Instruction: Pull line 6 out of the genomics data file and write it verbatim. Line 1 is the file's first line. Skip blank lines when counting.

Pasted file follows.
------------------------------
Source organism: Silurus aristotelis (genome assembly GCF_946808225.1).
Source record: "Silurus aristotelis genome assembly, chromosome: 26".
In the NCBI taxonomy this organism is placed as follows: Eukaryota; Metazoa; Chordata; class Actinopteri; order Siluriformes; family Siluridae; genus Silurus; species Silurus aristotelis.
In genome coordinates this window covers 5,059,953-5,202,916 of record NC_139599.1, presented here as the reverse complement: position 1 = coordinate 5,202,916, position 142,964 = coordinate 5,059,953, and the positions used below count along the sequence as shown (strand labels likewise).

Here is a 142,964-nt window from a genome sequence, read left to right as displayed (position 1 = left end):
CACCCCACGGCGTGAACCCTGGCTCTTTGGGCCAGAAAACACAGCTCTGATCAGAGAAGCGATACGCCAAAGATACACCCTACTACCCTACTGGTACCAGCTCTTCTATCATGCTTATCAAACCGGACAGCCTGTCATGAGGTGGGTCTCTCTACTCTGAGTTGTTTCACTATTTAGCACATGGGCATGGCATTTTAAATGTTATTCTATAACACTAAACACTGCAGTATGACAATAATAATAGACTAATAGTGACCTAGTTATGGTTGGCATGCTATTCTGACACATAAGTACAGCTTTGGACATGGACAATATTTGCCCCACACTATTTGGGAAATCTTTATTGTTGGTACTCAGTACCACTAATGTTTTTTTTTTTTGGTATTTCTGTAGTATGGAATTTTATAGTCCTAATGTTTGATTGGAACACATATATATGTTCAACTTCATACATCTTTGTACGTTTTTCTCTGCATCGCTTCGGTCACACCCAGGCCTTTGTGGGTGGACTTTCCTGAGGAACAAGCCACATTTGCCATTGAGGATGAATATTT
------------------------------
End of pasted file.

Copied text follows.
CACCCCACGGCGTGAACCCTGGCTCTTTGGGCCAGAAAACACAGCTCTGATCAGAGAAGCGATACGCCAAAGATACACCCTACTACCCTACTGGTACCAGCTCTTCTATCATGCTTATCAAACCGGACAGCCTGTCATGAGGTGGGTCTCTCTACTCTGAGTTGTTTCACTATTTAGCACATGGGCATGGCATTTTAAATGTTATTCTATAACACTAAACACTGCAGTATGACAATAATAATAGACTAATAGTGACCTAGTTATGGTTGGCATGCTATTCTGACACATAAGTACAGCTTTGGACATGGACAATATTTGCCCCACACTATTTGGGAAATCTTTATTGTTGGTACTCAGTACCACTAATGTTTTTTTTTTTTGGTATTTCTGTAGTATGGAATTTTATAGTCCTAATGTTTGATTGGAACACATATATATGTTCAACTTCATACATCTTTGTACGTTTTTCTCTGCATCGCTTCGGTCACACCCAGGCCTTTGTGGGTGGACTTTCCTGAGGAACAAGCCACATTTGCCATTGAGGATGAATATTT